Ah, then discount my objections, I really do like the idea in principle. I would still worry about "peer pressure" but some text to the effect that GMs were to ensure nobody was being pressured should likely suffice.


Is it possible for us to end up with a situation where a player says I will use my scroll of Breath of Life on you if you reimburse me? Is that a good thing? I would say yes tentatively, its going to save you more than that, but it makes me a little uneasy.

Sovereign Court RPG Superstar 2014 Top 32

Broken Prince: Would you rather that the PC saying that not own a Scroll of BoL in the first place? You're saving over 4k by paying for that scroll.


I guess my reservation is that its an OOC consideration being taken up IC, but I suppose we could simply hand waive such things being agreed at the beginning of the scenario.

I expect that few people would not agree to such a transaction, and in many cases the party would be willing to chip in to mitigate the cost.


I 100% support the replacement of consumables when used by a person other than the one that bought them.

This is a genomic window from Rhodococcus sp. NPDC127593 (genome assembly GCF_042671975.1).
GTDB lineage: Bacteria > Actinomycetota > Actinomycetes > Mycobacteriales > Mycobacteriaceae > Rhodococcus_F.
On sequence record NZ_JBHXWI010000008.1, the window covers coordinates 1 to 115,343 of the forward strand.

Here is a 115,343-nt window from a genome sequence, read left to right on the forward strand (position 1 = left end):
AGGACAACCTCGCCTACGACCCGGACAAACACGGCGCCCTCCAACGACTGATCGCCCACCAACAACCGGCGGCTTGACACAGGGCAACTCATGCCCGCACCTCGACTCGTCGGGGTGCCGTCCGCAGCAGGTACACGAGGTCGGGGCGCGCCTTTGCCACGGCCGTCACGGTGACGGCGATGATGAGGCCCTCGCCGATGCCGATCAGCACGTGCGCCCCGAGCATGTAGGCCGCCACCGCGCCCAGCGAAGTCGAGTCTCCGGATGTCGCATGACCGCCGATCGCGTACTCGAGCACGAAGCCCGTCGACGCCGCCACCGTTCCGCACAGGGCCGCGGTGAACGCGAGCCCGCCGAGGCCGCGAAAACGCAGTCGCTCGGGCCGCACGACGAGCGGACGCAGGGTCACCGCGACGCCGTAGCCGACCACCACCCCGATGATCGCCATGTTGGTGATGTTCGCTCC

Here's what I see as a problem:

Someone buys Breath of Life scroll and gives it to the cleric so he can be saved. Like an idiot, I charges in like an idiot and die. The cleric decides to use my scroll on me. Why am I precluded from repaying the debt?

There absolutely should at least be a mechanism for me to reimburse someone whose resources I consume to my benefit. I can imagine there is some reason that the rules prohibit this now, can someone enlighten me as to the reason why?


On the one hand, I would desperately like there to be a way for me to repay others when they save the day with a clutch consumable.

On the other hand, aside from charges on wands, and the issue of PP vs. Gold, I do foresee one other potential problem: it encourages players to not prepare themselves by removing teaching opportunities.

Here's what I mean:

Currently, if I want to make sure I'm covered in mid-level scenarios, I'll want a potion of Darkvision, an Oil of Daylight, a Potion of Fly, an oil of Bless Weapon, and maybe a few others like Air Bubble and/or Touch of the Sea.

That's a fair amount of gold and prestige to tie up in consumables. Now if i know there's a guy who will usually be prepared, I could just plan to mooch off him. But (hopefully, for his sake) eventually he'll get tired of bankrolling my laziness and will encourage me to get my own, stop offering his consumables, stop buying consumables, or stop playing with me. And hopefully I learn to start buying my own.